Since its creation with the nationalization of Venezuelan oil in 1976, PDVSA has stood at the heart of Venezuela’s oil-dependent economy. Over the years the company has provided the Venezuelan government with billions of dollars for social development projects. But now the PDVSA cash cow is starting to run dry. Caracas has increasingly been forced to use PDVSA assets to service national debt and secure loans from Russian and Chinese firms. Global oil prices remain down from their previous triple-digit highs. Then there’s the country’s aging energy infrastructure, which is investment-starved and failing after decades of capital expenditure budgets being diverted to the government.
With Caracas struggling to service its debts and stave off a default, PDVSA’s death spiral couldn’t have come at a worst time. Is this the end of the PDVSA-Caracas cash loop?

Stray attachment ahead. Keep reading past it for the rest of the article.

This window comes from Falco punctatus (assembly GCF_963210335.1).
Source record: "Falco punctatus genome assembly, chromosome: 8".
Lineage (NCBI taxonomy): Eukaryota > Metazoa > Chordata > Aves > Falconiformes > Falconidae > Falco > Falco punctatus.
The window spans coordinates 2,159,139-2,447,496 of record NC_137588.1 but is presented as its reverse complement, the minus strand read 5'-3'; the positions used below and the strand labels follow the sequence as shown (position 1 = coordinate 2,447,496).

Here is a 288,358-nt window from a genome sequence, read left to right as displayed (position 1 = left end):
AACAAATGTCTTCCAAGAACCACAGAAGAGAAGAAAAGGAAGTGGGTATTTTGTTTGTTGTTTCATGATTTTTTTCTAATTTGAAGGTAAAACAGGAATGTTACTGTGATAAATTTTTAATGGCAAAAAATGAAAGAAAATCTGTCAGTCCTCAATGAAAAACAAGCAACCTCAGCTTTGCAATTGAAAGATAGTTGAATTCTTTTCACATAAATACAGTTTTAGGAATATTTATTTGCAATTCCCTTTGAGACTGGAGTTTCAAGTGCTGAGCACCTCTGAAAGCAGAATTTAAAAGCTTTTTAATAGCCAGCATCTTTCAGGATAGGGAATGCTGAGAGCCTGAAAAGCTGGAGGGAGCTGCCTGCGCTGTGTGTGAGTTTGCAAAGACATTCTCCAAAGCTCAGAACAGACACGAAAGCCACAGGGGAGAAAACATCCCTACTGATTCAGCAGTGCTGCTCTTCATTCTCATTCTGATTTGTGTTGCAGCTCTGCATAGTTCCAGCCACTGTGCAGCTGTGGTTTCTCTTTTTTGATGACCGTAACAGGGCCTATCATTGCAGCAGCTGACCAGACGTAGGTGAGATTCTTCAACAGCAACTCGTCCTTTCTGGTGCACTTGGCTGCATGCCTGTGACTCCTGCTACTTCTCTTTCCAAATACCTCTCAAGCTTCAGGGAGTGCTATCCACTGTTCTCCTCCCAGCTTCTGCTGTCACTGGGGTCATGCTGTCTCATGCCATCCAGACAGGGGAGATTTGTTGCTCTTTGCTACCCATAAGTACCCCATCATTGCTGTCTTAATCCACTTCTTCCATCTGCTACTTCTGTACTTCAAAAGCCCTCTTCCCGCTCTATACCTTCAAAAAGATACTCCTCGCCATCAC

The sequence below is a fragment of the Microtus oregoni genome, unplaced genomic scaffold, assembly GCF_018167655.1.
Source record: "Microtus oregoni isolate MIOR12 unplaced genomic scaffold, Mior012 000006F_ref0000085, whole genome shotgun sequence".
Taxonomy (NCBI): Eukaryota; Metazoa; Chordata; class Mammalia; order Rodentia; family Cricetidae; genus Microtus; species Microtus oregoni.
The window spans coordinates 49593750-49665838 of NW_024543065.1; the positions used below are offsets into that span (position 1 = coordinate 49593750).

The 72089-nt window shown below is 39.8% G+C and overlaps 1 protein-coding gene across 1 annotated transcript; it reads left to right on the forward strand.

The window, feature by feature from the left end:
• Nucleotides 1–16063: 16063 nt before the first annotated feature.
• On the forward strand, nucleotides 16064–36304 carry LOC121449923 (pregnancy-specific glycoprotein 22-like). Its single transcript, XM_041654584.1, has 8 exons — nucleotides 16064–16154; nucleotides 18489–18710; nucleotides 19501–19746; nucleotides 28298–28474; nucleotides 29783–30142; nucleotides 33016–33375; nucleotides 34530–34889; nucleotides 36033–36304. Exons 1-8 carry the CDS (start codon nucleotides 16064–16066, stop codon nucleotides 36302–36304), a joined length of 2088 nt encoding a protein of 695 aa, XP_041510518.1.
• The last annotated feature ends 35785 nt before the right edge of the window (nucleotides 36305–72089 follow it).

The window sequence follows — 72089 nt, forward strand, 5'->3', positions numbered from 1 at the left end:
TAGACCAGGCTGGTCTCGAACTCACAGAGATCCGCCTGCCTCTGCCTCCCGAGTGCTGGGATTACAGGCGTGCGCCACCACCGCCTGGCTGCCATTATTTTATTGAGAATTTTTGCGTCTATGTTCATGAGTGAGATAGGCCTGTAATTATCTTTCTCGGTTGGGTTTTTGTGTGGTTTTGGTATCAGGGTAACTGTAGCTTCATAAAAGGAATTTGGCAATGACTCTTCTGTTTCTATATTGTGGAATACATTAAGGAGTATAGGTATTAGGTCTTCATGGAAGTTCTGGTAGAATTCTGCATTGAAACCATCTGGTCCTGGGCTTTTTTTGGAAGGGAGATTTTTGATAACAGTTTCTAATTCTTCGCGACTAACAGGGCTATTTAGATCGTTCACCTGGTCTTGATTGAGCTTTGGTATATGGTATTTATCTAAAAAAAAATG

Caracas struggling to service its debts. Ratings agency Standard & Poor’s has said the oil-rich Latin American nation of Venezuela has failed to make $200m in repayments on its foreign debt, putting it into “selective default.” Venezuela is also overdue on four payments worth another $420m (though the grace period on these has not yet expired). Altogether, Venezuela owes its creditors $140bn, much of it to Russia and China, which have made efforts to ease the terms of the debts to keep the socialist regime afloat. However, recent oil-for-loan deals have crippled Venezuela’s ability to earn hard currency revenue by diverting oil shipments away from Petróleos de Venezuela, S.A. (PDVSA), the Venezuelan state-owned oil and natural gas company, in order to make debt service repayments.